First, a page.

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Evidencing your work
Under almost all regulatory regimes, businesses are obliged to keep good records of compliance-related work. Document not only any screening you carry out but also any decisions you took on the basis of it (e.g. “we collected the following results and discounted them for this reason…”; “we made the following assessment of this adverse media report…”). Include minutes from relevant meetings. Printed, filed reports are hard to search and tend to go missing. We recommend storing everything in a document management system, or at least on an appropriate shared server.
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Recognising the limitations of screening
Screening is a critical part of protecting your business against financial crime, but it’s just the first step. Most people looking to misuse financial services know that they won’t make it through screening if they have a criminal record (or, if they don’t know it, then in all likelihood they represent low value activity and do not present a major risk).Over my last few years of work with regulated firms I have seen an increasing fixation, manifested in burgeoning spend, on this first step, at the expense of effective financial crime prevention. The responsibility for this lies in part with the mainstream providers of screening services, which on the whole are subsidiaries of large corporates. These providers run with significant overheads in the form of sales and support teams, R&D, database access and so on. In order to justify the cost of licences, and as a tougher regulatory environment over the last decade left businesses with little choice but to pay up, providers entered something of an arms race. Most charge for a broader and more complex range of features than firms really need.
The dangers of over-screening
Counterintuitively, this over-provision can weaken compliance regimes. KYC work at many businesses, including large financial institutions, is not carried out by compliance professionals but by comparatively junior staff who may not be equipped to interpret complicated search results.
Over-screening is also cost ineffective: interpreting the results for each customer can take up a significant amount of time and drain staff resources. False positives, a common consequence of overzealous screening solutions (e.g. that use vast PEP databases that include the niece and nephew of every local politician in Zanzibar), are a particular bugbear of many staff. Over-screening is a drain on staff resources and can weaken compliance.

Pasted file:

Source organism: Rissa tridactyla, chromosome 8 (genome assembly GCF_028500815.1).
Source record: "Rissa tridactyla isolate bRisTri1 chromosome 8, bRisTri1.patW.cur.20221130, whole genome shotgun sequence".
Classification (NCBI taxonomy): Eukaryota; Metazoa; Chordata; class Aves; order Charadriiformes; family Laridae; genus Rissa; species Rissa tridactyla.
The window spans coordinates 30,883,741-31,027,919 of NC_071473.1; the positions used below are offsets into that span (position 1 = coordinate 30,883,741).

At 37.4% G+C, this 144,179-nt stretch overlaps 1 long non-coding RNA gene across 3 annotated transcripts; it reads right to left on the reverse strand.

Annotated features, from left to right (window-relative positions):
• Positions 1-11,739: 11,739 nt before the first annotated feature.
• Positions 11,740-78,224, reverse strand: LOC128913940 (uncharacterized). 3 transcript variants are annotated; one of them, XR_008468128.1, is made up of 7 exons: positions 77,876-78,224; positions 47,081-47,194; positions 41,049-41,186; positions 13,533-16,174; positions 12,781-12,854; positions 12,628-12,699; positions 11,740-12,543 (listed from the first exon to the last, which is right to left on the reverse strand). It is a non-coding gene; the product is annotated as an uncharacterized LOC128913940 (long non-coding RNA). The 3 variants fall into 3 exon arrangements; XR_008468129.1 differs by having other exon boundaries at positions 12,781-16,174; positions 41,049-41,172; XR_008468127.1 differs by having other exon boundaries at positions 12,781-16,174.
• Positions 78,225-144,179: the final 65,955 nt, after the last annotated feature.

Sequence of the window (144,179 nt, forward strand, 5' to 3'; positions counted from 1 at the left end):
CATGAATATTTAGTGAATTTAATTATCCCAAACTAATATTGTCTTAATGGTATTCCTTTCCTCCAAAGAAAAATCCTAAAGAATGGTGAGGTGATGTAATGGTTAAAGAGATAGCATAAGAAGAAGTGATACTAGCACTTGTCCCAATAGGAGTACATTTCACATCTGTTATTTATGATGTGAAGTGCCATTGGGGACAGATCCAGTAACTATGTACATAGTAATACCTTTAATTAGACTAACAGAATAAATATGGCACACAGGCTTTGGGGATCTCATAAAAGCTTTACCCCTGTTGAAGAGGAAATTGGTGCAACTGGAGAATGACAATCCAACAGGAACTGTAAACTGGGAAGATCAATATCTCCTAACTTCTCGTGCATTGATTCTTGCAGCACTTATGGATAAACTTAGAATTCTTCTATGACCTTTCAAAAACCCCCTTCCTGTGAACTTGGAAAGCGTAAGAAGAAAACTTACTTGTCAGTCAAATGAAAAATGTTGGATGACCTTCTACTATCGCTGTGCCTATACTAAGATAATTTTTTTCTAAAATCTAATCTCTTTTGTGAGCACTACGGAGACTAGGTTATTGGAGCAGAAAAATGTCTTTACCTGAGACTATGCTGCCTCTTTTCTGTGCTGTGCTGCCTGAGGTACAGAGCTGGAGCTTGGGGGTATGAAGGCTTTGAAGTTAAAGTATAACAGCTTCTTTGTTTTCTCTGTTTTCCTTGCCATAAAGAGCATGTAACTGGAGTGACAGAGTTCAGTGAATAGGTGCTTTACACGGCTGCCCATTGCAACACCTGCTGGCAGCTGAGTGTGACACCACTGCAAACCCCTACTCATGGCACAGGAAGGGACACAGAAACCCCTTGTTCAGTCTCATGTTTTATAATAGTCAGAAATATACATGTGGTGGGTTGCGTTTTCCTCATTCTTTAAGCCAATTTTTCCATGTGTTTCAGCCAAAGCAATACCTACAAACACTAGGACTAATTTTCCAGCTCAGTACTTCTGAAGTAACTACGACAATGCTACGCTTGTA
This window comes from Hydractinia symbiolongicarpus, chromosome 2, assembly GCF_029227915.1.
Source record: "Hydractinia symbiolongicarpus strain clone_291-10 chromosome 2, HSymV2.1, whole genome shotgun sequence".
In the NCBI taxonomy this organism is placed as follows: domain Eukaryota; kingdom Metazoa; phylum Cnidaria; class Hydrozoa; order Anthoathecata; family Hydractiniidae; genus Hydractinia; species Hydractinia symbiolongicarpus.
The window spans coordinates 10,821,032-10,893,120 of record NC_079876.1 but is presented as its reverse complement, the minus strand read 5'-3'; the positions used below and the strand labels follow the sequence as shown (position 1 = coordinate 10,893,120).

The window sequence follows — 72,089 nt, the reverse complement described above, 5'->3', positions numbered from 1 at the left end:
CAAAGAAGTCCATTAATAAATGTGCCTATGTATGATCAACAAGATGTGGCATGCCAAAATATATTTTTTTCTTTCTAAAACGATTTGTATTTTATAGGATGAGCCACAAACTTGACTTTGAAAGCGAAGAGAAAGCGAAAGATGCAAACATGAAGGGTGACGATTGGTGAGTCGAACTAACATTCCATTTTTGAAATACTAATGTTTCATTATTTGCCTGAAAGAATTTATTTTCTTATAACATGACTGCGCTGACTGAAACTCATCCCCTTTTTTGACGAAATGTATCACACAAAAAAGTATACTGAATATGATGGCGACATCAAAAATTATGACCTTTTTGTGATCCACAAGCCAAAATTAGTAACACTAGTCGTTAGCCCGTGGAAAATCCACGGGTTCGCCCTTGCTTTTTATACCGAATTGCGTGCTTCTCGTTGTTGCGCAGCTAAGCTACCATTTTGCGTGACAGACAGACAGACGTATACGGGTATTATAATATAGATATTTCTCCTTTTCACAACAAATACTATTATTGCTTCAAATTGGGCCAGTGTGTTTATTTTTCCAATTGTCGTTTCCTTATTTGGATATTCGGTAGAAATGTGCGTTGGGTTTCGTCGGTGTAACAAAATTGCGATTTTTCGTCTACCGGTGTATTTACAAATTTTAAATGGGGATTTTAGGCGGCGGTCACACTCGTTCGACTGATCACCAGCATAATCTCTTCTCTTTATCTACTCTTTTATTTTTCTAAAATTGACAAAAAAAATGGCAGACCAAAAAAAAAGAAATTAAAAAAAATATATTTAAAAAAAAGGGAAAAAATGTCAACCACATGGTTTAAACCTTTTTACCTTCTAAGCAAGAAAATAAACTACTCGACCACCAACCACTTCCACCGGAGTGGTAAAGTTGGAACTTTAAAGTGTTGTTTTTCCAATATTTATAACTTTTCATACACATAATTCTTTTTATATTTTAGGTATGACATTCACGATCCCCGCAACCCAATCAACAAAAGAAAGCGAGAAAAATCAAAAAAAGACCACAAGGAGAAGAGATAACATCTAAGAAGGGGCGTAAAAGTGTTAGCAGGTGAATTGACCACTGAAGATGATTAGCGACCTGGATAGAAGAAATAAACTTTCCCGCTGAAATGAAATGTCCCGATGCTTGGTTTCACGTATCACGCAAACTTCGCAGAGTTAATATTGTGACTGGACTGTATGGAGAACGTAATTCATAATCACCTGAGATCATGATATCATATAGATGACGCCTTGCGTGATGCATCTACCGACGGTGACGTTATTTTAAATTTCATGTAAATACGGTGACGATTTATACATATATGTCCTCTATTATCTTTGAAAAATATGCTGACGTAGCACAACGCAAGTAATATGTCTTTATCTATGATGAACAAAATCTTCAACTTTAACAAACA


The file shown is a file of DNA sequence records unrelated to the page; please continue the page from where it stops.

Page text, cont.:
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Simply crossing your fingers and hoping that you don’t end up with the wrong sort of customer is no longer an option. If your business is abused by criminals and becomes the subject of an investigation, regulators will take a materially kinder view if you can demonstrate that you had rigorous KYC procedures in place and were doing your best to prevent criminals from gaining access to your services.
Such procedures can be time-consuming and expensive, but they needn’t be if you take a risk-based approach to the depth and regularity with which customers are screened, and avoid paying for an inflated price software with eIDV and other unnecessary features. Make sure to avoid common pitfalls such as failing to evidence your work, which expose your business to risk and waste time in the long run. Finally, upskill relevant staff to interpret the results of screening efficiently and inculcate into the culture and fabric of your organisation an appreciation by everyone of the importance of effective screening.
This article first appeared in Issue 31 of ICA’s Member Magazine inCOMPLIANCE® produced in September 2017. Reproduction, copying, extraction, or redistribution by any means of the whole or part of this publication must not be undertaken without the written permission of the publishers.
Stephen Platt is Chairman and Chief Executive of KYC Global Technologies, the operating company of RiskScreen. Stephen is a barrister and an Adjunct Professor of Law at Georgetown University in Washington D.C. He is the author of the award-winning, bestselling book “Criminal Capital”. He consults to Stephen Platt & Associates LLP on large-scale regulatory investigations and is regarded internationally as a leading authority on the criminal abuse of financial services.